The whole prison is soon run by Bransom. Visits can be purchased for $10 each, from which the guards get a small cut, and ‘privileges’ (including edible food and blankets, clean clothes) are all supplied by Bransom’s men at a cost. Most of the prisoners live in appalling conditions while Bransom and his thugs live very comfortably. Bransom’s influence extends to him being able to sneak out of the prison to kill Terry Walsh, who was continuing to be a thorn in the gang’s side and to whose home the gang had earlier delivered a trussed (and very dead) Capt. Pederson with a bomb tucked inside his jacket.
By this time the other prisoners living in the atrocious conditions include young Tim Haydon, who has engineered his placement inside Blackwell’s Island by punching a prosecutor on the jaw. He is a fearless, cocky young man, keen to find more incriminating evidence on Bransom. Oh, and just to make things a little more personal, he is courting Terry Walsh’s sister ‘Sunny’ (Rosemary Lane), to whom Terry, in his last words, had named Bransom as his killer. It was the prosecutor’s disinclination to use this as evidence (Bransom was, of course, supposed to have been locked up in prison at the time of Terry’s death – a fair alibi), that prompted the punch to the jaw.
Haydon and Bransom are reacquainted on a number of occasions in the jail. Bransom’s men become more worried when they see Sunny visiting him, but Bransom is also indebted to Haydon after the reporter prevents him from being stabbed in a mess room riot – led by prisoners aggrieved at the slop they were eating while Bransom’s dogs fed on sirloin steaks next door.
Ultimately, the racketeers determine to rid themselves of Haydon by dressing him in a guard’s uniform and forcing him to escape – after tipping off the Warden that an armed prisoner in a guard’s uniform would be attempting just that. Haydon however manages to swim to safety and goes straight to the office of the newly appointed Commissioner of Correction, Thomas MacNair (Victor Jory), to alert him to all the horrible goings-on at the prison. MacNair immediately raids it, during which Bransom escapes on a small launch, pursued by Haydon in a bigger vessel. Shots are exchanged, but Haydon sinks Bransom’s boat, and then is needed to save the gangster from drowning.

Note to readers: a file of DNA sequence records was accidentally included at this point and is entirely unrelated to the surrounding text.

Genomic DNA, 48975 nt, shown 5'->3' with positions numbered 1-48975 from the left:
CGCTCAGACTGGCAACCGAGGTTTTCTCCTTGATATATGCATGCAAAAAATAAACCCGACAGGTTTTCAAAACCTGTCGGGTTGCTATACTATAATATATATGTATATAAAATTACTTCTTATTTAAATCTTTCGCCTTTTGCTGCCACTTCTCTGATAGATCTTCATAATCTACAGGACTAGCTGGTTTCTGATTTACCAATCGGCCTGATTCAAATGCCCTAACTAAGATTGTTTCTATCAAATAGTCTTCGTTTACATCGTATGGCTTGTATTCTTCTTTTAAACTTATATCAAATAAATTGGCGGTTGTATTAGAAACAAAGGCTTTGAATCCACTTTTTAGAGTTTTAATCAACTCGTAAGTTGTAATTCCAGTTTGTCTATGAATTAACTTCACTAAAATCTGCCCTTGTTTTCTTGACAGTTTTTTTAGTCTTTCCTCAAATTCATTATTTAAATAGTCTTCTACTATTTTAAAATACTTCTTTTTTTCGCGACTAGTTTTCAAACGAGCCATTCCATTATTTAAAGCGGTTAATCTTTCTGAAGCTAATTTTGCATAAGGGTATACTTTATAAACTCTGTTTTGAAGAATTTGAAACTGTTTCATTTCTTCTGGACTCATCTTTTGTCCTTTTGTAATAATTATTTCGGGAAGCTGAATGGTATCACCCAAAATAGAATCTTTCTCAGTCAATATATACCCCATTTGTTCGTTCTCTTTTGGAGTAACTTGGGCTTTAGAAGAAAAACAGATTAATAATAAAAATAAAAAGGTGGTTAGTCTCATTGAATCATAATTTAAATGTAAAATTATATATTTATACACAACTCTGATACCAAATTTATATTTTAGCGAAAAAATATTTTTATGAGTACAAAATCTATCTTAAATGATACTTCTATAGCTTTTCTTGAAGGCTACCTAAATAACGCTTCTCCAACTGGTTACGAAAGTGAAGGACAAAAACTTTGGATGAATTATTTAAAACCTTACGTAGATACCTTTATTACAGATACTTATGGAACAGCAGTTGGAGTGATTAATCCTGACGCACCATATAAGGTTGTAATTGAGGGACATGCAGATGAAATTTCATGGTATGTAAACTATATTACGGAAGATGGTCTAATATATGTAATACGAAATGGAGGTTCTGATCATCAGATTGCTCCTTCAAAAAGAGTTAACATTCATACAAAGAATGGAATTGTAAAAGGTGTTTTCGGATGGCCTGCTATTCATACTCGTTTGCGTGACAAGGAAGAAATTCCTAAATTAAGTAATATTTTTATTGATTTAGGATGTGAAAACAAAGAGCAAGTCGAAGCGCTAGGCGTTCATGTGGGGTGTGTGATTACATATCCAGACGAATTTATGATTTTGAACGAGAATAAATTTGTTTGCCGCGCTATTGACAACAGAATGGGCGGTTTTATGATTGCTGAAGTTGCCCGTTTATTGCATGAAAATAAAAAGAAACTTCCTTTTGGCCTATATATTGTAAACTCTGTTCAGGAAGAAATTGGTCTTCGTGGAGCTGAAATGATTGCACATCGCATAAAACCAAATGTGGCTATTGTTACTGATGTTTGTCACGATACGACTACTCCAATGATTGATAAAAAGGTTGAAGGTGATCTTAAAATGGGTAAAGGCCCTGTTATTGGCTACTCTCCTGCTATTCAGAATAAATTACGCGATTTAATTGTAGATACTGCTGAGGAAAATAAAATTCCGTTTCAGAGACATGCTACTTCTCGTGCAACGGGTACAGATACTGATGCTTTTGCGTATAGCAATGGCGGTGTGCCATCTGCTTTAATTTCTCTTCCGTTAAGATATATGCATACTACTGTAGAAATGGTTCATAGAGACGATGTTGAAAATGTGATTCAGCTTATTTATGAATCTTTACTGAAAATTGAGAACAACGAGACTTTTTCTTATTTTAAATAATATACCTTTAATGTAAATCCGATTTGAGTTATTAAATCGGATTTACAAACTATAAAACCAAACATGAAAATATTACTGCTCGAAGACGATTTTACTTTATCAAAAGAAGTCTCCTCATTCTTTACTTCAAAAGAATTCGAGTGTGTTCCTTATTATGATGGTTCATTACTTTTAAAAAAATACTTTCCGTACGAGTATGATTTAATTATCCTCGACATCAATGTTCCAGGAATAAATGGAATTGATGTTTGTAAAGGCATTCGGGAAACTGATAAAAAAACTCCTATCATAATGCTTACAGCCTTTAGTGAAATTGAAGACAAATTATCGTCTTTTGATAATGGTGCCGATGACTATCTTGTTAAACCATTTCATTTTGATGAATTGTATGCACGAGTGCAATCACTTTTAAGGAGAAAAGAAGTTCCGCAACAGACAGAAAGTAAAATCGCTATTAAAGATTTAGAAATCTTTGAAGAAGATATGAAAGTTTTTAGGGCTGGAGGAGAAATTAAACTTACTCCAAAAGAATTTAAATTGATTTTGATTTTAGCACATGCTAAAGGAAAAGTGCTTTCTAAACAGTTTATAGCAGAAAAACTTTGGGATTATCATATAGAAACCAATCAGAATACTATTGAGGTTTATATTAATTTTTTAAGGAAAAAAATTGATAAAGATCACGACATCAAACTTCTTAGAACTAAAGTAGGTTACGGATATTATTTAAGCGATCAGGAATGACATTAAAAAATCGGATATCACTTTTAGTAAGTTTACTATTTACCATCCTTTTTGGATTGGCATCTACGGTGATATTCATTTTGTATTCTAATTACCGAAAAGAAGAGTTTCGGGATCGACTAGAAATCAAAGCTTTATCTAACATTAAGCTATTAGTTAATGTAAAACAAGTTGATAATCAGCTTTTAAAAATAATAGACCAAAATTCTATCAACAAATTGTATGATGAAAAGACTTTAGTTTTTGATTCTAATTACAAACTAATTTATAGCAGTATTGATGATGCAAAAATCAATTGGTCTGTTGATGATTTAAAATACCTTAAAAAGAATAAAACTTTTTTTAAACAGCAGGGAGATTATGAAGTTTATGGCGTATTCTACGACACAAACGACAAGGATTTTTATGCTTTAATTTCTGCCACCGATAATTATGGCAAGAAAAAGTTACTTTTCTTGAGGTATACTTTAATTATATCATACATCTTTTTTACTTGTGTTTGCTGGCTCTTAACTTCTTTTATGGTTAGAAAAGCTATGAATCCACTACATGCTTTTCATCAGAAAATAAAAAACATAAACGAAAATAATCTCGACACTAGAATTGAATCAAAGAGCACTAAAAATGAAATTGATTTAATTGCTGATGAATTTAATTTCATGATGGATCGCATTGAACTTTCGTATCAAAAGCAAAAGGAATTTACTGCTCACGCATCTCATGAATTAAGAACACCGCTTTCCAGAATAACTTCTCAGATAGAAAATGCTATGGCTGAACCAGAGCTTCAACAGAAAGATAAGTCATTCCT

The film’s final minute perhaps sums it up. Bransom is being loaded on a train to go to (another) prison. He is approached by Haydon, asking him for a statement. “Oh, I hadn’t even ought to talk to you,” he says, at his ingenuous best. “Ah, don’t be that way,” replies Haydon. “Didn’t I save your life?” “Yeah, so a judge and jury could give me 99 years… and I ain’t gonna do it, neither.” “Well, you do as much as you can,” Haydon says with a mock consoling pat on the arm, and gives him a cigar… which of course explodes. Much laughter from Haydon and Sunny, whose particularly sunny disposition clearly allows a good practical joke to trump any memory that the man in the handcuffs killed her brother.
It’s odd that both The Daring Young Man and this film treat the corruption and maladministration of the prison so comedically. If the intent were simply satirical that might be understandable, but the portrayal of tough guy Bransom as a childlike dullard undermines the seriousness of the harm caused to his victims and the affront he caused to the integrity of the justice system. Strange.
Posted on November 10th, 2014 at 7:57 pm. Updated on November 10th, 2014 at 7:57 pm.